JOHN Swinney is under pressure to drop a controversial clause in a government bill requiring survivors of abuse in children’s homes to sign a waiver giving up their right to take civil action against the institution where they suffered before they can receive financial compensation.

Lawyers and groups representing former residents have criticised a provision in the legislation as “a fundamental flaw” and an attack on their rights.

They also point out that victims could get higher payouts going to court than accepting payments from the new scheme.

Under the Redress for Survivors (Historical Child Abuse in Care) (Scotland) Bill, survivors have to sign a document stating they will not seek civil action against organisations which ran the homes in order to receive any payout. The Scottish Government has said this is to ensure care providers will contribute to funding the scheme.

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But campaigners argue making abuse survivors sign a waiver to receive financial compensation undermines their rights.

They have taken their case to the Holyrood committee which is examining the bill with MSPs’ about to draft their report.

The Scottish Parliament is due to vote on the general principles of

the bill in December with the legislation due to pass at that point in the process.

However, amendments are likely to be lodged when the bill returns

to the committee at stage 2 seeking the government withdraws the waiver.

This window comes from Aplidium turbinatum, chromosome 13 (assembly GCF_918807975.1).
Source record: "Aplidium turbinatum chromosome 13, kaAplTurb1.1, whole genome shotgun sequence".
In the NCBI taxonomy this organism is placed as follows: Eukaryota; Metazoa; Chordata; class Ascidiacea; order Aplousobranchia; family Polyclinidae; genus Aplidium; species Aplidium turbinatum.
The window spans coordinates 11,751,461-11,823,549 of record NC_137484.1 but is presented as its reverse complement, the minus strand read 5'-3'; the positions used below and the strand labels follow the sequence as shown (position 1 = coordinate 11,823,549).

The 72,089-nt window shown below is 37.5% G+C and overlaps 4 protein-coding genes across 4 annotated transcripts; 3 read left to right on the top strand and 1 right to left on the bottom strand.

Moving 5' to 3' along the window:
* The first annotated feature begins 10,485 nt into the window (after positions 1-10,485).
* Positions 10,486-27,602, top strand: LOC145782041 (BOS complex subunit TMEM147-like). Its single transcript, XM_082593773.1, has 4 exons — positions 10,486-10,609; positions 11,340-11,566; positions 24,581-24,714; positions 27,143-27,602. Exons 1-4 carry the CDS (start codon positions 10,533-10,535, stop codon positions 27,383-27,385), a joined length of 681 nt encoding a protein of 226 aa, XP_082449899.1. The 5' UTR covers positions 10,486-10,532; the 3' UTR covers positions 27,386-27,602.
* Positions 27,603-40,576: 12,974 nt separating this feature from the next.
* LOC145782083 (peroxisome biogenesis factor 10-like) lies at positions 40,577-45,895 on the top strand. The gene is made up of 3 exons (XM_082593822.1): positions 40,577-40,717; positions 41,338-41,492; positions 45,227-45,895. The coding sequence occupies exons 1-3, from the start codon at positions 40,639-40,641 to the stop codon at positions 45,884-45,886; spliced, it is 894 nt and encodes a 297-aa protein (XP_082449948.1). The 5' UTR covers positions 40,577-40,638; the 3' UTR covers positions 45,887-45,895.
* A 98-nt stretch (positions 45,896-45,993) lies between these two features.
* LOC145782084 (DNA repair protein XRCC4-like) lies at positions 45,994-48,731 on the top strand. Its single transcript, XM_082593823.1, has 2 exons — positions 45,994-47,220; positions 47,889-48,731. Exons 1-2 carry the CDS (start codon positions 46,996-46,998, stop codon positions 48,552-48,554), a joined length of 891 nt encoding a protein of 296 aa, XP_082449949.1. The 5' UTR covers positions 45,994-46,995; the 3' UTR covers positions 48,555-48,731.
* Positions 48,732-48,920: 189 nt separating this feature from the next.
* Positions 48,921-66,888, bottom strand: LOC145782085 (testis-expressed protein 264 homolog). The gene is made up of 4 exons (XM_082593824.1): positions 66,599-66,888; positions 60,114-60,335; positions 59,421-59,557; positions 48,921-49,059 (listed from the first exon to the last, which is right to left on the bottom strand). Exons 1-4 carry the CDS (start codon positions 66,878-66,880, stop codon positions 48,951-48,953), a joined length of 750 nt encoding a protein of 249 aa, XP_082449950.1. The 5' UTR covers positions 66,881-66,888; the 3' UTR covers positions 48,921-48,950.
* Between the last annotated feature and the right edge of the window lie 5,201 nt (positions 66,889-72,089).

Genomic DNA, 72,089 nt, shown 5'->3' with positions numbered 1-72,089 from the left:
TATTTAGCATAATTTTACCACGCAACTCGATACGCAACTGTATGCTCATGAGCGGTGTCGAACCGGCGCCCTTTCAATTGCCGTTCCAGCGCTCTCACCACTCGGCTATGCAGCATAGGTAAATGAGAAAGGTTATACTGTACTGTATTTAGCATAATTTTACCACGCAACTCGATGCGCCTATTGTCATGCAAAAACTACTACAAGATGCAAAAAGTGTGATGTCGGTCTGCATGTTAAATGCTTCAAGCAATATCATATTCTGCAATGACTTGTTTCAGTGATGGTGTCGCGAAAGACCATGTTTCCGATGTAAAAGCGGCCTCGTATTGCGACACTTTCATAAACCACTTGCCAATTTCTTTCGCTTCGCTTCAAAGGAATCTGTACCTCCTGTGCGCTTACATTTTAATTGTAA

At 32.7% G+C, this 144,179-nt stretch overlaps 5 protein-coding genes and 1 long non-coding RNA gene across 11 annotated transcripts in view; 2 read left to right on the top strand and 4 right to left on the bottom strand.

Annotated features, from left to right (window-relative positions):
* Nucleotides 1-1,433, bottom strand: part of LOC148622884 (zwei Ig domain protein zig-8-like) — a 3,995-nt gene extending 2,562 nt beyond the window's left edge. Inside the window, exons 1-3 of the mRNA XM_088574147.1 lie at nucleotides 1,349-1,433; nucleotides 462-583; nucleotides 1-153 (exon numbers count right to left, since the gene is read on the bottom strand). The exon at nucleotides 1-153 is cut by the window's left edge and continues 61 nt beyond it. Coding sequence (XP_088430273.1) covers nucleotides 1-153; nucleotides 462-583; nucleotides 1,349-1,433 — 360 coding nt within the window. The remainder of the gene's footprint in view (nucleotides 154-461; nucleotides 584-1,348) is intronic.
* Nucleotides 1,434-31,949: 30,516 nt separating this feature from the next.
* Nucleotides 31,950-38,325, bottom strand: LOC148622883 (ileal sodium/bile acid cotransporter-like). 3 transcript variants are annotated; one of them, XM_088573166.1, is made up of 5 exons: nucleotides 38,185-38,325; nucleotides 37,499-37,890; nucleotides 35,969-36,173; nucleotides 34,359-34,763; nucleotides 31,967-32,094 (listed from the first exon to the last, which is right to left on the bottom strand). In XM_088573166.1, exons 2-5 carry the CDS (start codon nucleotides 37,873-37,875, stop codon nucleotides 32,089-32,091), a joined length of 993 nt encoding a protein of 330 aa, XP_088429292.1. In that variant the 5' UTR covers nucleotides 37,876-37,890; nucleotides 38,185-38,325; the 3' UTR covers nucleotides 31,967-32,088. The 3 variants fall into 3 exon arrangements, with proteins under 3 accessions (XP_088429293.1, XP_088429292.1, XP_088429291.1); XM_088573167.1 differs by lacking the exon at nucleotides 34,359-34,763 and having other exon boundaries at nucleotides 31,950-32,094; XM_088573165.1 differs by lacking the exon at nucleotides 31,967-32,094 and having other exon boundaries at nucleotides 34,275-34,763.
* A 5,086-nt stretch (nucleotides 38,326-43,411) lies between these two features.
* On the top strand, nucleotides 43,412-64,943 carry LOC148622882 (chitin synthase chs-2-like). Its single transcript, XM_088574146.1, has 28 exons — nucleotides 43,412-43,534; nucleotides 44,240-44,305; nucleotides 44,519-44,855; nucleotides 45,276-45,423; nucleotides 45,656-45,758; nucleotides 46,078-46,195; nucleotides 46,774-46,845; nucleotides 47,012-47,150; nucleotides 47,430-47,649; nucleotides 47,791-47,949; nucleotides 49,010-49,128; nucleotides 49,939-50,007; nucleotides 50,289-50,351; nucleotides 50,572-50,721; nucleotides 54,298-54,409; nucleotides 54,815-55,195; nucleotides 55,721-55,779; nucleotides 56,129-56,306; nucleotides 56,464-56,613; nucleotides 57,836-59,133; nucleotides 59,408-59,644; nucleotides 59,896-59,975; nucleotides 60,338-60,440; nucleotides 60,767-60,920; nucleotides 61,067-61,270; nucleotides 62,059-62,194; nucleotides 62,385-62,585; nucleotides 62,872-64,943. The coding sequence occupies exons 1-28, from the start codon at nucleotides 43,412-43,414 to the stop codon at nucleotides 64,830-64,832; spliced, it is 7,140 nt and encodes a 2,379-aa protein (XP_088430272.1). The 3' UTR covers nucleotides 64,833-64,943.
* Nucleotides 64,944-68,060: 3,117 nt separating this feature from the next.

Survivors' groups railed against the policy at an evidence session held by the Education and Skills Committee last month saying it erodes the rights of those who suffered abuse.

Harry Aitken, of the Former Boys and Girls Abused in Quarriers Homes group, said: “It’s not acceptable that any government should demand that a survivor or a citizen should sign away their rights. In fact, it should be the duty, the obligation of a government that they protect citizens’ rights.”

David Whelan, who also represents those abused at Quarriers, said: “I think you’re taking away choice. I think you’re taking away a right and that right is choice. It shouldn’t be one or the other.”

Whelan advocated an “offsetting” system, in which any settlement given through Redress Scotland – the body which the bill would create to deal with claims – would be deducted from a subsequent civil action.

Lawyers attacked the waiver with Iain Nicol, of the Law Society of Scotland, describing it as a “fundamental flaw”.

Una Doherty QC, of the Faculty of Advocates, said: “Requiring an applicant to say at the outset that they would give up all right to a court process is fundamentally wrong.”

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Alex Neil, one of the SNP MSPs on the committee, asked whether it should be compulsory for providers to pay into the system.

A Scottish Government spokesperson said: “As with many other redress schemes around the world, our scheme has been designed as an alternative to court – giving survivors a choice of options.

"The waiver can help ensure organisations who were responsible for the care of children at the time of historical abuse acknowledge that responsibility and contribute to the benefit of survivors who do not want to go to court.

"Survivors will only be asked to sign a waiver in respect of organisations which make fair financial contributions to the scheme and will not affect any criminal proceedings or rights to report anyone for criminal acts.”